PbSO4 tutorial: solving an inorganic structure, using both X-ray and neutron powder patterns#


  • The refined unit cell parameters, and a possible spacegroup

  • Some information about the unit cell contents (stoechiometry, possible building blocks)

  • one or several diffraction data sets. They are in the ``Fox/examples/tutorial-pbso4`` directory.

If you have all this, you can launch Fox !

First step: create your Crystal Structure#

  • From the top menu Objects, create a new Crystal Object.

  • Click on the Crystals tab to see your created crystal.

  • You can already display your crystal structure: in the Crystal, use the Display menu-> 3D Display. You can use the mouse to change the display:

    • drag with the left mouse button down to change the orientation

    • drag with the middle button to change the distance/aspect ratio. You can also use the ‘+’ and ‘-’ keys to change the distance, if you have a two-mouse button.

    • right-button click will display a popup menu to update the Crystal Display when you have changed some parameter (sometimes the program will try to do it by itself).

  • You can name your Crystal (“PbSO4” or “Lead Sulfate”,…) in the Field just after ‘Crystal’ (where it is written ‘Change Me!’). This will be useful to choose your Crystal Structures thereafter.

  • You can change the spacegroup by entering either a symbol or the spacegroup number in the SpaceGroup Field (in our case, “Pnma” will do). [Note: If (after validation), the symbol reverts to the old entry, it means that it has not been understood.]

  • You can change the lattice parameters (8.482 5.398 6.959). Use the right-button menu to update the 3D Display of the structure.

  • To add atoms to your structure, you must first create the atom types, what is called ScatteringPower in the program. Go to the ‘Scatterers’ menu of the Crystal, and choose ‘Add Atomic Scattering Power’. This will add a ScatteringPowerAtom a bit lower. You should change the name (eg ‘Lead’ or ‘Pb’-this is free format, you can call it ‘George’ if you want) of this atom type, as well as the symbol corresponding to the atom - the symbol must correspond to a “standard” symbol or ion (e.g. “Pb” or “Pb2+”). Do this until you have the scattering powers for Pb, S and O.

  • Then add a Pb Atom to the structure, using the Scatterers->Add Atom menu of the Crystal object. You will be prompted to choose one atom type from those you have entered (choose the lead atom type). The atom will be put by default at (0,0,0), which you can see by updating the 3D view (right-click…)

  • Then add a SO,,4,, tetrahedron: to do this use the Scatterers->Add Tetrahedron menu of the Crystal Object. You will be prompted for the central atom type (the sulphur), the peripheral one (oxygen), and then the distance (roughly 1.5 Angstroem). a ‘Molecule’ will appear in the list of scatterers of the Crystal Structure. You can then change the name of the tetrahedron, as well as the names of the atoms, at your convenience. The geometry of the tetrahedron is set using bond lengths and bond angles restraints (it gives to the polyhedron limited flexibility).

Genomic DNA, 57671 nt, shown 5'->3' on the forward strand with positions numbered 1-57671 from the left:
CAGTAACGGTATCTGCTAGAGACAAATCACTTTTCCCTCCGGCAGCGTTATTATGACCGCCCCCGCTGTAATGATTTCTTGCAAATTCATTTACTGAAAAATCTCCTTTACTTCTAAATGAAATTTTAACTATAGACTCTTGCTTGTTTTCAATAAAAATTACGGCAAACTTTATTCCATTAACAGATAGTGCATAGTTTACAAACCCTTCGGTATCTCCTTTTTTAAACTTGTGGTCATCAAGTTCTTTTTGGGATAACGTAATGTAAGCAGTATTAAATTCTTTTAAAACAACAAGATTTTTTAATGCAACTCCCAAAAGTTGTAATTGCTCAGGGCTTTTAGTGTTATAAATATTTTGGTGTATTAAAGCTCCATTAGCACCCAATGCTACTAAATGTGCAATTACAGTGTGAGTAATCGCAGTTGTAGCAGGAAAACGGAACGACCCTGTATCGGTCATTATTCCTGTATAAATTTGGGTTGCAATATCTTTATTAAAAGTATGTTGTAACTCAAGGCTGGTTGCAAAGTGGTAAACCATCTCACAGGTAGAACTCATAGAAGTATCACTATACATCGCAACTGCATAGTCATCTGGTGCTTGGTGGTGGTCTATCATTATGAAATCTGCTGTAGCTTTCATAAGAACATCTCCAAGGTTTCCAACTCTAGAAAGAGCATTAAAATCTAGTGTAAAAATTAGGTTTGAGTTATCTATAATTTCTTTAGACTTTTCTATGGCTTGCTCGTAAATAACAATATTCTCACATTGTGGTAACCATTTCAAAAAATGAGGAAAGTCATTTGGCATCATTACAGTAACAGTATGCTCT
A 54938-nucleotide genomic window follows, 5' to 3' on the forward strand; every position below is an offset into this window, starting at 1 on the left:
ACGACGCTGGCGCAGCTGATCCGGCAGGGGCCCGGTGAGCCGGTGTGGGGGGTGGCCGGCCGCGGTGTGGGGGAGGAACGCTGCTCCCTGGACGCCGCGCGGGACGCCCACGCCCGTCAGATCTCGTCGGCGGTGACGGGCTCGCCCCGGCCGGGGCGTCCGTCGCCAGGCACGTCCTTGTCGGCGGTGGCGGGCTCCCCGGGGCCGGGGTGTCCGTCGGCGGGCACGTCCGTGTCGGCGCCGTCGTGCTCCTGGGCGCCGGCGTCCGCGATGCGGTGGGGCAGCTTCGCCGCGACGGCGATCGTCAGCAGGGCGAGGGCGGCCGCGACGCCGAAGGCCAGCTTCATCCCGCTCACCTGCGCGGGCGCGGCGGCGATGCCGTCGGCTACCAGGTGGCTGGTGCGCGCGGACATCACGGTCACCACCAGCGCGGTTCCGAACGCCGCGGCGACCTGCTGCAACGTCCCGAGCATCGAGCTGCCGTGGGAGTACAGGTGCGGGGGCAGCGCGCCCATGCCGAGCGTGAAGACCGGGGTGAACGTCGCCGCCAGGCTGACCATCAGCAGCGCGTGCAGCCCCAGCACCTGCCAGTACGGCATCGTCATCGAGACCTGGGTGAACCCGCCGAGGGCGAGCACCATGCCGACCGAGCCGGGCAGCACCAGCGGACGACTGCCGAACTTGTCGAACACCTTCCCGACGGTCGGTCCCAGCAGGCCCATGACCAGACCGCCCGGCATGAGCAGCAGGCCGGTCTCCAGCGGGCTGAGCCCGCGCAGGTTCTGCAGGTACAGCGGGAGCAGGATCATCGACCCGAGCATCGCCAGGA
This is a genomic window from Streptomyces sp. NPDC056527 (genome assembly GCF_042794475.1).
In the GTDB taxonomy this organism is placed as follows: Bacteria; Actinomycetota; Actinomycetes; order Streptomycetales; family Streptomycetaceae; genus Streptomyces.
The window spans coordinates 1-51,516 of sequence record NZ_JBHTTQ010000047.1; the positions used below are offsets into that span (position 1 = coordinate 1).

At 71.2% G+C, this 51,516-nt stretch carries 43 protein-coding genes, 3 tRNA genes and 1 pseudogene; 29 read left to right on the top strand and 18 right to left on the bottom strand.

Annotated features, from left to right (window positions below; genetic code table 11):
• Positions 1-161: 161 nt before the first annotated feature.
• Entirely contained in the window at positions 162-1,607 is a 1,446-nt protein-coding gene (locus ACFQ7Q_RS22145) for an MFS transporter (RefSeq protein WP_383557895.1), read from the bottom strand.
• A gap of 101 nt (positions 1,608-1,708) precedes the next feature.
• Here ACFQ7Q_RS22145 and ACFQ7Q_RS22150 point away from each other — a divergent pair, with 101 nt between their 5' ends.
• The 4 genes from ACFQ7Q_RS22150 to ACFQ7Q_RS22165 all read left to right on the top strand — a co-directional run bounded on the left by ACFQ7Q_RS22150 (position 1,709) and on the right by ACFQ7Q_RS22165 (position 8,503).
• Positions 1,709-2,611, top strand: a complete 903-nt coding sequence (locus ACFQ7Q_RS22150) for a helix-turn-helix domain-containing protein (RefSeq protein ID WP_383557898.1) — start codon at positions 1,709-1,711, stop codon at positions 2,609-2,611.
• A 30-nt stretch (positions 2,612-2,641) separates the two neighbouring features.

• NOTE: you have nothing to do for special positions, as long as the Use Dynamical Occupancy Correction field is set to ‘Yes’ (the default).*

You’re done with the Crystal structure. You can (should) save using the top Fox menu File->Save. This will save everythoing as an xml file, using a specific format to ObjCryst++/Fox.

Second step: create the PowderPattern object (X-Ray)#

  • Go to the next tab Powder Diffraction, and then use the top Object menu to create a PowderPattern object. You can give this one a name, e.g. “PbSO4 X-ray”

  • You can import the X-Ray data using the PowderPattern object Data->Import Fullprof Pattern, and select the xray.dat file in the Fox/example/tutorial-pbso4 directory.

  • You can display the powder pattern using the Pattern->Show Graph menu. You can click &amp drag with the left button to zoom in (double-click to unzoom). You can right-click on the graph to update the graph if you have changed manually a parameter. The coordinates (2theta, intensity of the mouse pointer is displayed at the bottom).

  • Then add the background phase, using the Component->Add Bayesian Background (automatic) menu. This will automatically estimate the best background.

  • Now add the Crystalline phase, using the Component->Add Crystalline Phase, which will prompt you to choose one crystal structure available (the one you have already defined) from its name. (NOTE: for multi-phased powders, you can add several crystalline phases)

  • Now set the correct wavelength: use the PowderPattern Radiation->X-Ray Cu Tube Ka12 to select the correct radiation. This will update the entry field, and normally also the graph.